March 1, 2019 | Posted by
You might not know it but Jack Gill has had a hand in some of your favorite movie and television moments. He directed 2nd unit and was the stunt coordinator on blockbuster movies such as Fast Five, The Hangover Part III, Date Night, Wild Hogs, Austin Powers in Goldmember, Showtime, Money Train, and many more.
As a stuntman, Jack has jumped cars and motorcycles through walls of wood, glass and flame on Knight Rider and The Dukes of Hazzard; he has taken falls from buildings as high as twelve stories, and jumped from exploding boats and mountain tops; he has flown through the air hanging from helicopter struts and streaked through the sky in the F-16 Fighter aircraft.
Jack is a past President of Stunts Unlimited, a member of the Directors Guild of America, Screen Actors Guild and The Academy of Motion Picture Arts and Sciences, and has been nominated and won many stunt awards over the past years. His preparation, precision and safety practices are well-known and followed throughout the business.
Even with his still busy schedule, he was kind enough to talk to 411mania.
Steve Gustafson: Mr. Gill, thank you for taking time to answer some questions for 411mania.com. Your campaign to add a category to the Oscars recognizing Stunt Coordinators struck a nerve with a number of our readers who wanted to learn more. First though, you’ve been involved in some incredible films and projects. Do you remember your first film set and how does working in those early days compare to modern sets you’re on today?
Jack Gill: My first real stunt was jumping a motorcycle over a bunch of cars for a movie called Do It In The Dirt and it was starring Frank Sinatra Jr and Darby Hinton. Back then, we just read the script and then figured out the most sensible way to do it. There wasn’t a lot of previous information we could access because a lot of these stunts were new to the craft. Sure, people had jumped over cars before on motorcycles, but back then it wasn’t easy to track down information. Remember, back then, there was no internet or even videos of previous stunts. Back then you had to rely on your past experience and use common sense to figure it all out. In today’s world, all of that information is at your fingertips. You can access anything and it comes right up in seconds. The Action business is also a much safer environment because of the worldwide sharing of information and the fact that we have many more safety factors in place on the sets today.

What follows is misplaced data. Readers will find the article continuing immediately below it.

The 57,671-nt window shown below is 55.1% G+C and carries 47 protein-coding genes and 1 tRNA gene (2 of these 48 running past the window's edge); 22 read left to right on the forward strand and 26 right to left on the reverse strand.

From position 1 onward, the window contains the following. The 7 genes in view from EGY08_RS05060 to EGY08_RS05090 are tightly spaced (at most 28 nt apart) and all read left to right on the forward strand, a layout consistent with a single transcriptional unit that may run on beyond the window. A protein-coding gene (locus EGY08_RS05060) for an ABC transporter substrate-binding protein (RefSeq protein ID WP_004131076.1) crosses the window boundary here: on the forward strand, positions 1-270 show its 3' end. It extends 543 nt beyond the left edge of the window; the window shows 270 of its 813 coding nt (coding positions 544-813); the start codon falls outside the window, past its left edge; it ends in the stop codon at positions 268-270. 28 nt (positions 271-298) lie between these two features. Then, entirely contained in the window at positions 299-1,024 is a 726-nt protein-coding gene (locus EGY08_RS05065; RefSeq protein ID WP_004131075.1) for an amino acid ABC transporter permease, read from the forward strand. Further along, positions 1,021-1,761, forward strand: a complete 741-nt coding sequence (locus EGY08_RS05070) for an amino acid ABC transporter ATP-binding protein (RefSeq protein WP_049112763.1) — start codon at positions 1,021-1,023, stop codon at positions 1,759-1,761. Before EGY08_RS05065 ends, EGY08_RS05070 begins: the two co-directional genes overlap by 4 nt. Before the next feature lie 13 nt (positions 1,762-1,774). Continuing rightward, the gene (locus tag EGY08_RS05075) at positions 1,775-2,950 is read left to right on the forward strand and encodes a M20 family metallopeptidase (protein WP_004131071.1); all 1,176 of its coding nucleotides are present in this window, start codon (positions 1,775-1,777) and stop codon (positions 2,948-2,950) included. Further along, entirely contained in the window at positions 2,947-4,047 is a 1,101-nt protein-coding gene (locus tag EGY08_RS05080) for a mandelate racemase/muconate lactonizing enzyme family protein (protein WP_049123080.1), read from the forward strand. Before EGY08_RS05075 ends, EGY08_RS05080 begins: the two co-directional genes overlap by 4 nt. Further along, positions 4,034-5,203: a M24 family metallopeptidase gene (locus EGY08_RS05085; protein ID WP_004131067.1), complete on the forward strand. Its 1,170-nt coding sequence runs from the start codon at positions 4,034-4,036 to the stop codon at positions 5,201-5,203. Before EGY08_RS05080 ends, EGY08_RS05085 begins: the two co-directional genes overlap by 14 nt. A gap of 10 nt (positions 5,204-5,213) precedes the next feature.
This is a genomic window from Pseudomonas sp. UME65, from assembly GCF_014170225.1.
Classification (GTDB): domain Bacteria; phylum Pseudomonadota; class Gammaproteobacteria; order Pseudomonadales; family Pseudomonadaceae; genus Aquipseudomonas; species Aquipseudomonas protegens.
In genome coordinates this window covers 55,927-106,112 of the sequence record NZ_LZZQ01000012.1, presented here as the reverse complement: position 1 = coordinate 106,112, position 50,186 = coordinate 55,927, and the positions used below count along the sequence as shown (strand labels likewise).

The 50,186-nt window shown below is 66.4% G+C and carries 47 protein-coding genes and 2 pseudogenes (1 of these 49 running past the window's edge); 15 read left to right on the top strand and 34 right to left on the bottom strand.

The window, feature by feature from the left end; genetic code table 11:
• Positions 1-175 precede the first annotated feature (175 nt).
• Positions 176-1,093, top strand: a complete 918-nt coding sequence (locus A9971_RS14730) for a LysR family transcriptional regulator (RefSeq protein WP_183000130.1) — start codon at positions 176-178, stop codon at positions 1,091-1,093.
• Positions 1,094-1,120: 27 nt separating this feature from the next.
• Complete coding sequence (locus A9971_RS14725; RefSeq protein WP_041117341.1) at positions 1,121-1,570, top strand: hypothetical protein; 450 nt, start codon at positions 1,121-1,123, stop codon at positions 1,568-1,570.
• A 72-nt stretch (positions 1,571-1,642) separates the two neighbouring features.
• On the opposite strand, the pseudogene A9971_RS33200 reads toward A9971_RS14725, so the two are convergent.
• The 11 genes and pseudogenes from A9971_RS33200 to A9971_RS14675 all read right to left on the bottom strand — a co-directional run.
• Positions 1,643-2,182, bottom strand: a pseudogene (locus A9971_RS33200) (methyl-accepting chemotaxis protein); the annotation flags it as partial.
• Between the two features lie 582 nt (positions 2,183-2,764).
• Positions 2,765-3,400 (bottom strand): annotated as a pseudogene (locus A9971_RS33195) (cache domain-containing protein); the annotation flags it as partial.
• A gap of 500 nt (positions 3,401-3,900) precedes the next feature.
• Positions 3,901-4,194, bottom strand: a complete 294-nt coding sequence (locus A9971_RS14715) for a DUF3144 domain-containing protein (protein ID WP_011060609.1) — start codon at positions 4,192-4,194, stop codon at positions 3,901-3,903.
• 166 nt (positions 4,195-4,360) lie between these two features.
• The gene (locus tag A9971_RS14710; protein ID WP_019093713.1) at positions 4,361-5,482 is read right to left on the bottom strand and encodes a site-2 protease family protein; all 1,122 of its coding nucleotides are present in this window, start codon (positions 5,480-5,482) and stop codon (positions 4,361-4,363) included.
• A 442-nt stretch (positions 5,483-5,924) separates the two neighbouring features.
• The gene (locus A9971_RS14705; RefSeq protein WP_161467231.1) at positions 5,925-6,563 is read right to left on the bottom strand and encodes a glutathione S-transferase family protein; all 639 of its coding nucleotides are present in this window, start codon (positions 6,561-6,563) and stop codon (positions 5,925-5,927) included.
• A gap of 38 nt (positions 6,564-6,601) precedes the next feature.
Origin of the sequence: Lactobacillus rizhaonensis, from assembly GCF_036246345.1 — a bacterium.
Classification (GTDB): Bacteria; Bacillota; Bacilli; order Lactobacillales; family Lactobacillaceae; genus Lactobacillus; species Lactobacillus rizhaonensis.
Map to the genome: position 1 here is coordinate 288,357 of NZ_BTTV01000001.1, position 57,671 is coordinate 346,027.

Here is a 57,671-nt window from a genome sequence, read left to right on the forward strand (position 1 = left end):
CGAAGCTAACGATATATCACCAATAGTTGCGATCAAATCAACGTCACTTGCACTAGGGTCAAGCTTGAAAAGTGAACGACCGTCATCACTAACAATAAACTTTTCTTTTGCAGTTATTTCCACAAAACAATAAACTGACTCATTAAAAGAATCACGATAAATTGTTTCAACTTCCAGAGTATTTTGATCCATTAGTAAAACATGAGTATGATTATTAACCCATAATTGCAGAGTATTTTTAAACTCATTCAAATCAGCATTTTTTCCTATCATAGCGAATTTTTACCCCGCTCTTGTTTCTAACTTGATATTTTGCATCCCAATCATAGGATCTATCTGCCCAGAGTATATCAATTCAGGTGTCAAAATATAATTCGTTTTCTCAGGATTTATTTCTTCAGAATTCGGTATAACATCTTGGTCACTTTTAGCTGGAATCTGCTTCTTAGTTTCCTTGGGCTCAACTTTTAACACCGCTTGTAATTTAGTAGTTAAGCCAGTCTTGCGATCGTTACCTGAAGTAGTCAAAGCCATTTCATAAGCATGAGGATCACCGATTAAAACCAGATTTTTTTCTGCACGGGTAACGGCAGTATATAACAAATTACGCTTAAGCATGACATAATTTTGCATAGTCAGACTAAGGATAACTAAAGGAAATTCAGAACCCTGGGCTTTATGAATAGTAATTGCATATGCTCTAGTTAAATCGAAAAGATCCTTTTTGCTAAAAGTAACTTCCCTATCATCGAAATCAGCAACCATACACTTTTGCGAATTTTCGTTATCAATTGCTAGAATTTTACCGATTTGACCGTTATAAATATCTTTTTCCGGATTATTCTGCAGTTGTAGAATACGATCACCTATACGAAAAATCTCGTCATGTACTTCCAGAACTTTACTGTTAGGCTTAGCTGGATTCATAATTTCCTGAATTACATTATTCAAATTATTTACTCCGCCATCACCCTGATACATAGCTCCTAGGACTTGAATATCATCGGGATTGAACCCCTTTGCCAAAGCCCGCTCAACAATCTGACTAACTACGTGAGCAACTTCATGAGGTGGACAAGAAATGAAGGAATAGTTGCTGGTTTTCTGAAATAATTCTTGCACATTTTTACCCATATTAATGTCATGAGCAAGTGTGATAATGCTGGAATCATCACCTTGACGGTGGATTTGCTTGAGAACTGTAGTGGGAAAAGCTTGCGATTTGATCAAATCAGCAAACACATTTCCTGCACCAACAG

Steve Gustafson: I believe the majority of people go to the movies and are wowed by the stunts, but give little consideration on the time and work that goes on to make sure those go off safely, while looking effortless. Can you give a little background on the inner workings of setting up stunts?
Jack Gill: We start in pre-production (months before the movie starts filming) reading the script and adding or changing action where needed.